Mixing stem cells representative from these three major tissue groups and improving on previous methods for their development in vitro (that means in a dish) into an embryoid, the team found their model could progress under its own steam to develop a nervous system equivalent to a natural mouse embryo at 8.5 days post-conception. The step is a small one, equivalent to just a single day of development for an unborn mouse. But a lot can happen in that 24 hours of gestation. The synthetic embryoid also contained foundational heart tissue that twitched out a beat and the beginnings of a gut, as well as the start of structures that in an actual embryo could build parts of the skeleton, muscles, and other tissues beneath the skin. On its own, the model wouldn't continue to develop into anything like a thriving baby mouse. Science is far from able to produce anything so advanced as a functional organ from stem cells alone, let alone an entire animal. While the resemblance is quite significant in research, it is -- so to speak -- only skin deep, lacking the signals that would see it transform into the fully-formed organism it models. Having a collection of tissues that authentically reflects development outside of a body provides researchers with the opportunity to not only observe, but ethically test genetic changes that could help improve our understanding of how our bodies grow. The findings appear in a study published in the journal Nature.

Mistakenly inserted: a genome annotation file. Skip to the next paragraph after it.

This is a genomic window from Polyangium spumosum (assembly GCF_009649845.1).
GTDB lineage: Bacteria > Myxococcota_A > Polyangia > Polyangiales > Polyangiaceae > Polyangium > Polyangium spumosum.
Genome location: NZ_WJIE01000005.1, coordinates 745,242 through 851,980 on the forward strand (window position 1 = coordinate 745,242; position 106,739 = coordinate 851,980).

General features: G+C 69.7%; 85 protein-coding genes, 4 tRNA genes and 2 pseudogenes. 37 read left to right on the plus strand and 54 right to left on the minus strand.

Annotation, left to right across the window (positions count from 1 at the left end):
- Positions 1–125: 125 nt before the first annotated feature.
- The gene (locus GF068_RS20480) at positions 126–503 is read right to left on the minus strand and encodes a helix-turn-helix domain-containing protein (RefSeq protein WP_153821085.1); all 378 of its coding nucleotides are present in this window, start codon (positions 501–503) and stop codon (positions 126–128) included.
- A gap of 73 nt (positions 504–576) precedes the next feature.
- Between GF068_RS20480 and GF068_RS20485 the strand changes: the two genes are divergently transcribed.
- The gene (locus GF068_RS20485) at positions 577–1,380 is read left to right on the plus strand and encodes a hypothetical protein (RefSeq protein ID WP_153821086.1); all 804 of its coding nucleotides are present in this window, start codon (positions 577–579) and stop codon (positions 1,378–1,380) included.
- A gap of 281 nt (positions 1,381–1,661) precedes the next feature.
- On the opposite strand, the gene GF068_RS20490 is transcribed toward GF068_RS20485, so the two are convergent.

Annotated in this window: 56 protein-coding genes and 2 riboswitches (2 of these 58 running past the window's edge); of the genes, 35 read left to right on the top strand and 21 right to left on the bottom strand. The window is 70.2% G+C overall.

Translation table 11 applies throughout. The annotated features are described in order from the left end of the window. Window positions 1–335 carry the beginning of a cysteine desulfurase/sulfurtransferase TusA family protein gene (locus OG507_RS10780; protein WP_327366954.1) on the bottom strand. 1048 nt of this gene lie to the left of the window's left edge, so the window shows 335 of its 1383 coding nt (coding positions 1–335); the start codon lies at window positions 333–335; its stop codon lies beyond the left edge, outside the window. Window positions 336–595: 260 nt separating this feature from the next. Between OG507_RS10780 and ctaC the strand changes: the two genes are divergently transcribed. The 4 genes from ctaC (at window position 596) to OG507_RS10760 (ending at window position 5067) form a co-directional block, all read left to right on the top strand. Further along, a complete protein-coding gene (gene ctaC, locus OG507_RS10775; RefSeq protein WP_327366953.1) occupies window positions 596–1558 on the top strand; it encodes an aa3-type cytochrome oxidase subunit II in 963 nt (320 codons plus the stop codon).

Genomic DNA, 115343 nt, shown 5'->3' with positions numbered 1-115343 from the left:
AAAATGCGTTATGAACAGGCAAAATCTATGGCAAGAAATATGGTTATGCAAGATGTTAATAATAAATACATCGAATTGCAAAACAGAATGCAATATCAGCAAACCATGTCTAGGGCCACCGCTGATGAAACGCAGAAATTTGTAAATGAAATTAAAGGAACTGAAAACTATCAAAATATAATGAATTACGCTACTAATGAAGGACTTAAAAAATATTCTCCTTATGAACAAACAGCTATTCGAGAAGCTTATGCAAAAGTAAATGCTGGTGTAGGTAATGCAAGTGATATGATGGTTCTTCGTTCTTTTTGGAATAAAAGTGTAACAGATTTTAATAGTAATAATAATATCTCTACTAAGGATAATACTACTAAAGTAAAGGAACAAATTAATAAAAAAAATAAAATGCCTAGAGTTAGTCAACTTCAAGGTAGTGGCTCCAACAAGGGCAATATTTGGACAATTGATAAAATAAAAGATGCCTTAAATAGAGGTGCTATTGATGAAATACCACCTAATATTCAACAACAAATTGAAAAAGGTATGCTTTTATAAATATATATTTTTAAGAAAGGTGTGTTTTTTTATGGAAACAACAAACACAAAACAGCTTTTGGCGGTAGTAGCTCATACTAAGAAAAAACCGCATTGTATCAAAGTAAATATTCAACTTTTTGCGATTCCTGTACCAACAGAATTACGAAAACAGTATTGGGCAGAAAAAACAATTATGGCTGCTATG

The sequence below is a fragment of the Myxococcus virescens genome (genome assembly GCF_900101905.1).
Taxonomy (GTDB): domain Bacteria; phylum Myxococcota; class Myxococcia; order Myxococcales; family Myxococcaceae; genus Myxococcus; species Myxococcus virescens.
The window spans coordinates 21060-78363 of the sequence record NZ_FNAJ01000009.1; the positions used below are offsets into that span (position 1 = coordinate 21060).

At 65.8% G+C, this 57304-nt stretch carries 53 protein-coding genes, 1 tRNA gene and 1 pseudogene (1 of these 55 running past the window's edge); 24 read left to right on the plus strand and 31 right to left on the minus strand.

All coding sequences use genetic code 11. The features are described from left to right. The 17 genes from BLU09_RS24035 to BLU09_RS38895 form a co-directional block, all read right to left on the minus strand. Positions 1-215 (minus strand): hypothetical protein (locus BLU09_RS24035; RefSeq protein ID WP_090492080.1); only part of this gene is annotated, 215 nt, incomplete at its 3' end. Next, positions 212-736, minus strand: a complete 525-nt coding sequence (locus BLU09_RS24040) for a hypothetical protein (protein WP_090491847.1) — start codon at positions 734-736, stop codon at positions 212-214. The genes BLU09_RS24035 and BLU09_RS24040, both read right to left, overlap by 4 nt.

World's Largest Japanese Anime Database 'Anime Taizen' Opens To the Public

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The world's largest comprehensive database on Japanese anime, Anime Taizen, was opened to the public today, August 25, at 13:00 (JST). Taizen means "A book that collects all things related to the matter" in Japanese. Crunchyroll reports: Since 2015, The Association of Japanese Animations (AJA) has been promoting the "Anime NEXT_100" project to commemorate the 100th anniversary of Japanese animation. As a major initiative of the project, this database was first released on a trial basis on October 22, 2021, and after confirming functionality and operation, and making improvements and updates, it has now been released to the public. As of the end of July 2022, Anime Taizen has approximately 15,000 registered titles, mainly Japanese commercial anime works released from 1917 to the present. In addition to title name searches, the database has search functions for chronology, Japanese syllabary, keywords, etc. As a result of the research to date, the number of episodes amounts to approximately 180,000.